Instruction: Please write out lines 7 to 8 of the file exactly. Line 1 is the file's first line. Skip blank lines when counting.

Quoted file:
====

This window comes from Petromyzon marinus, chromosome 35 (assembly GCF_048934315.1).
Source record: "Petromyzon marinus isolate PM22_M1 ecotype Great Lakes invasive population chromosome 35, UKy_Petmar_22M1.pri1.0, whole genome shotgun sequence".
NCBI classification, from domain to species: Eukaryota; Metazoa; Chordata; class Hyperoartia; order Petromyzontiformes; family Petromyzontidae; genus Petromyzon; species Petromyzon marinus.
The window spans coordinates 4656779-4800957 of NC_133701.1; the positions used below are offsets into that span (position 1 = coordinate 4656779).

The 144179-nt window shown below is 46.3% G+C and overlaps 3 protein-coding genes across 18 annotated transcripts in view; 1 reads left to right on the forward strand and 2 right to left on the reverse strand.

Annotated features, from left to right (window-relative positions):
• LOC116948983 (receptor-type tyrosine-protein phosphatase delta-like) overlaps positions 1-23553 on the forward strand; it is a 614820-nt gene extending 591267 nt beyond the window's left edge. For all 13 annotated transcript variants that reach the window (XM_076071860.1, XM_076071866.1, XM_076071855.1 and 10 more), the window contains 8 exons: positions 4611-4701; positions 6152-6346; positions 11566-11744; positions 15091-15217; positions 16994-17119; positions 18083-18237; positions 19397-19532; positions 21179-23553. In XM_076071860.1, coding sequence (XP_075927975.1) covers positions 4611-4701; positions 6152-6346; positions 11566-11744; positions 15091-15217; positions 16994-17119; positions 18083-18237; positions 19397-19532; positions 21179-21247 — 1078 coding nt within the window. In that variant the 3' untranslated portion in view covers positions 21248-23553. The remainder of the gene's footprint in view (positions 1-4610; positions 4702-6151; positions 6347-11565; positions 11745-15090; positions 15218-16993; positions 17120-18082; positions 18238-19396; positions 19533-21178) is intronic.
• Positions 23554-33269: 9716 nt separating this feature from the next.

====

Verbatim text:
• LOC116948983 (receptor-type tyrosine-protein phosphatase delta-like) overlaps positions 1-23553 on the forward strand; it is a 614820-nt gene extending 591267 nt beyond the window's left edge. For all 13 annotated transcript variants that reach the window (XM_076071860.1, XM_076071866.1, XM_076071855.1 and 10 more), the window contains 8 exons: positions 4611-4701; positions 6152-6346; positions 11566-11744; positions 15091-15217; positions 16994-17119; positions 18083-18237; positions 19397-19532; positions 21179-23553. In XM_076071860.1, coding sequence (XP_075927975.1) covers positions 4611-4701; positions 6152-6346; positions 11566-11744; positions 15091-15217; positions 16994-17119; positions 18083-18237; positions 19397-19532; positions 21179-21247 — 1078 coding nt within the window. In that variant the 3' untranslated portion in view covers positions 21248-23553. The remainder of the gene's footprint in view (positions 1-4610; positions 4702-6151; positions 6347-11565; positions 11745-15090; positions 15218-16993; positions 17120-18082; positions 18238-19396; positions 19533-21178) is intronic.
• Positions 23554-33269: 9716 nt separating this feature from the next.